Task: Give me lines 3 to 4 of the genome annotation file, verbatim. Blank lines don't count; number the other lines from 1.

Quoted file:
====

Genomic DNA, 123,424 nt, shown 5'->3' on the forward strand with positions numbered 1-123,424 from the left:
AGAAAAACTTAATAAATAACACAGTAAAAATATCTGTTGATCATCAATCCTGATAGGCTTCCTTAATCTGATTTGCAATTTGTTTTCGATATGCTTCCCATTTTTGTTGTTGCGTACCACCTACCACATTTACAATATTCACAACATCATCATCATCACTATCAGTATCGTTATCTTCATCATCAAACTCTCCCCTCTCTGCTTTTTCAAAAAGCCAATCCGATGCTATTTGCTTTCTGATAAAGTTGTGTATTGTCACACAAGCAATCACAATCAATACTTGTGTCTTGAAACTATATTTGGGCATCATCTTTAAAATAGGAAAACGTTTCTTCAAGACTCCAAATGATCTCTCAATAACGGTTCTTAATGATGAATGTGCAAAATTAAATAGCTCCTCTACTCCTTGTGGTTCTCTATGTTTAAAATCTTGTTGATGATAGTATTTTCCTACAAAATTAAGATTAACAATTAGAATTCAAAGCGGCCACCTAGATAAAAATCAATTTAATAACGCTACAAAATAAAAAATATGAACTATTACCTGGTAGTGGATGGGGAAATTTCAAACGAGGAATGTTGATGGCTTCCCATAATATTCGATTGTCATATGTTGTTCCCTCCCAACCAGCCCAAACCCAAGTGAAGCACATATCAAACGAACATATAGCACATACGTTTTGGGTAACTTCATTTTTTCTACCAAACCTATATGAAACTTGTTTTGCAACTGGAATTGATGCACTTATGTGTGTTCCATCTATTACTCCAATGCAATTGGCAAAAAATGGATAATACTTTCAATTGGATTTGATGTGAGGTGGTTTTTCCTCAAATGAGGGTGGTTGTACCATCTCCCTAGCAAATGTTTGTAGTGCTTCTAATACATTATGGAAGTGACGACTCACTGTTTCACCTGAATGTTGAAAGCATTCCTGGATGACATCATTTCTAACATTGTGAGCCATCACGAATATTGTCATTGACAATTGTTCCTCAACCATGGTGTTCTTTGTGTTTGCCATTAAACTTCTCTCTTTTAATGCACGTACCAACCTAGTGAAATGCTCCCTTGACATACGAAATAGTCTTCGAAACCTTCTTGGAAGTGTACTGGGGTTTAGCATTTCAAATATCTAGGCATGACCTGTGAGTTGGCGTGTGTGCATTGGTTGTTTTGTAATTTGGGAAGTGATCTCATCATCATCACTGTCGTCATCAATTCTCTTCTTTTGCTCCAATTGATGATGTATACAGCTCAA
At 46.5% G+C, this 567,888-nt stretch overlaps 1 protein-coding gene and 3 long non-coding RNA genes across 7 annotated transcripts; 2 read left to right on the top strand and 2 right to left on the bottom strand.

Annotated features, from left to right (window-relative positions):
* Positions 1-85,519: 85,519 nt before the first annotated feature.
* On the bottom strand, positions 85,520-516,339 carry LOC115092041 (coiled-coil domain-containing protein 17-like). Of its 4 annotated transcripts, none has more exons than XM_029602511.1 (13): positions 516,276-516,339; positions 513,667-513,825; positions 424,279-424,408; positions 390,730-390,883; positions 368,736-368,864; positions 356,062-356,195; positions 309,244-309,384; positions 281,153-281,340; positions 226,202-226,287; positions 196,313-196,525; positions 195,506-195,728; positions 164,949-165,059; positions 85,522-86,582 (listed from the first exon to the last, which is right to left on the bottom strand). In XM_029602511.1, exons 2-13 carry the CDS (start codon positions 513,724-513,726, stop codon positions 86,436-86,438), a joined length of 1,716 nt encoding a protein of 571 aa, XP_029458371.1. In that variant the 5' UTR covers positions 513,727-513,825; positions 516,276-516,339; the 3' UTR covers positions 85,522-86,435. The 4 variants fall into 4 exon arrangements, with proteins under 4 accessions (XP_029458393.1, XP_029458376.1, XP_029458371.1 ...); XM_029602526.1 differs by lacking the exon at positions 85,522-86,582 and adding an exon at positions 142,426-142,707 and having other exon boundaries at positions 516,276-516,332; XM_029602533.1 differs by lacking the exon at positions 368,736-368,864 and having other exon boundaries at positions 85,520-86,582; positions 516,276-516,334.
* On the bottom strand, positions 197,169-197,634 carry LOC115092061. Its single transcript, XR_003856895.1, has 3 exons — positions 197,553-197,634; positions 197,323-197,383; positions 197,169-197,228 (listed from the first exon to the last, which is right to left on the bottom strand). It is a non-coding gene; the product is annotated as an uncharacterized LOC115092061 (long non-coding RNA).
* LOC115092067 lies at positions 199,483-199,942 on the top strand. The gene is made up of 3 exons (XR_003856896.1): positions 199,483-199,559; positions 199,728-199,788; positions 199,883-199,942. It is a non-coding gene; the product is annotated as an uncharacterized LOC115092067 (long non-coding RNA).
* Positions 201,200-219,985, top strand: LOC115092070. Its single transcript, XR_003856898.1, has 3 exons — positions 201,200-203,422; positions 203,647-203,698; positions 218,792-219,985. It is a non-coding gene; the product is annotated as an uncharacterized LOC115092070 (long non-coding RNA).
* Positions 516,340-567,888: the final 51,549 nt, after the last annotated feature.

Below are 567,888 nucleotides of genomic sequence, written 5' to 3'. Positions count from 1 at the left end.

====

At 46.5% G+C, this 567,888-nt stretch overlaps 1 protein-coding gene and 3 long non-coding RNA genes across 7 annotated transcripts; 2 read left to right on the top strand and 2 right to left on the bottom strand.

Annotated features, from left to right (window-relative positions):